The growing divide within social classes is a global problem, and the contemporary Iranian society is no exception. With his feature debut Dressage, director Pooya Badkoobeh brings attention to this divide from a fresh angle – through the eyes of a stubborn teen girl whose story serves to shed a light not only on the class, but also the generational divide. The world premiere of Dressage at the 68th Berlinale received even more attention after it got the special mention in the ‘Generations 14plus’ section.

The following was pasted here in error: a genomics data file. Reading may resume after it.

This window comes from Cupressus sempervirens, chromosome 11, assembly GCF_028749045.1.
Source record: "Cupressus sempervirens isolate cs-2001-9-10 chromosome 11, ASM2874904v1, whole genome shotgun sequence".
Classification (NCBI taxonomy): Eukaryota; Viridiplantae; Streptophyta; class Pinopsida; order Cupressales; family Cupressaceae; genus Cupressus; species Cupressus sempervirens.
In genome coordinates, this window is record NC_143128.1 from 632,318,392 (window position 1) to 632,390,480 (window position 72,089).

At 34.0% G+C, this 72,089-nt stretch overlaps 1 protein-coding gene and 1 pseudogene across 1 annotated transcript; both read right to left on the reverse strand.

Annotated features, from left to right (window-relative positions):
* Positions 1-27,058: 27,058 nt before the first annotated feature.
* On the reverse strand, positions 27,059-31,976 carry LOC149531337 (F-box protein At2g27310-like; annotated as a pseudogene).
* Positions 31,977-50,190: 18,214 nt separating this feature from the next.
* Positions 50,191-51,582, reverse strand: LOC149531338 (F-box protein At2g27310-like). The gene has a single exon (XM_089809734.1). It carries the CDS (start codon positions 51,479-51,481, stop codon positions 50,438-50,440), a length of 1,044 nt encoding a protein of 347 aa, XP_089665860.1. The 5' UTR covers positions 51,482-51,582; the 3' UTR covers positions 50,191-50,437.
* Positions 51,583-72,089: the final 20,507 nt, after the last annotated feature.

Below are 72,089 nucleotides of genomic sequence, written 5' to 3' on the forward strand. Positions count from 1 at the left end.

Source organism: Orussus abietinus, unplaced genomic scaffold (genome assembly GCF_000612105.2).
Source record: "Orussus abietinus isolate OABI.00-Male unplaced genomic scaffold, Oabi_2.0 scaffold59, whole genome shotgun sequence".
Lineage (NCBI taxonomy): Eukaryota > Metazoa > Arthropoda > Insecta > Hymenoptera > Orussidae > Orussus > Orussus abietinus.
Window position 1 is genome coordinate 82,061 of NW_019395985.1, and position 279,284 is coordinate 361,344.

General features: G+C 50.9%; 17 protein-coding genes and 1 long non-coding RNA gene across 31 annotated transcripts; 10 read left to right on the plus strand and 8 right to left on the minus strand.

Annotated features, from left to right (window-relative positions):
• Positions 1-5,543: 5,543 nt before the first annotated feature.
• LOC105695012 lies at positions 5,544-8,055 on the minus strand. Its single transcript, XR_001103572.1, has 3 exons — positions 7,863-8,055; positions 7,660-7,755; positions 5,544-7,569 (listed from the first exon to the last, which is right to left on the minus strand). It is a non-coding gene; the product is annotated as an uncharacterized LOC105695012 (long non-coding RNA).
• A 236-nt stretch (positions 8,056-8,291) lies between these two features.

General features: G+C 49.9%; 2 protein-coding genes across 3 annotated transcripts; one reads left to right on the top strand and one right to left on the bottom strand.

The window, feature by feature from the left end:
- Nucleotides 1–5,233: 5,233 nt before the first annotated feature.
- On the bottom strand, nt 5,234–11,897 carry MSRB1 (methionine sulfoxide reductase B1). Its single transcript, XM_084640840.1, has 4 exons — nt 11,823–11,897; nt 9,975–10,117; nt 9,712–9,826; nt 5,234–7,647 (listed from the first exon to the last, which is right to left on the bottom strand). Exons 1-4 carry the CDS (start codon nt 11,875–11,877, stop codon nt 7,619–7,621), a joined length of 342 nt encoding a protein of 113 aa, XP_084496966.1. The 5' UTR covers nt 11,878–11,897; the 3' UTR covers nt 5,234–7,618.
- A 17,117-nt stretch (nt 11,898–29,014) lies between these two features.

Even though reluctant at first, she goes for the video, but instead of giving it to the other members of her group, she decides to hide it in the only place she deems safe: a nearby stable. The stable seems to be the only place where Golsa’s face is adorned with a carefree smile; she feels a special affinity with the stable’s jewel – their dressage horse, whose freedom seems to be as limited as Golsa perceives her own to be. But trouble starts only here; her friends try to threaten her to get the video, and soon, the adults get involved, and Golsa, who has been quietly trying to deal with what she and her group did, is faced with pressure, guilt and hypocrisy of those who should have offered guidance and support, their actions reflecting the lacking morals of the society itself.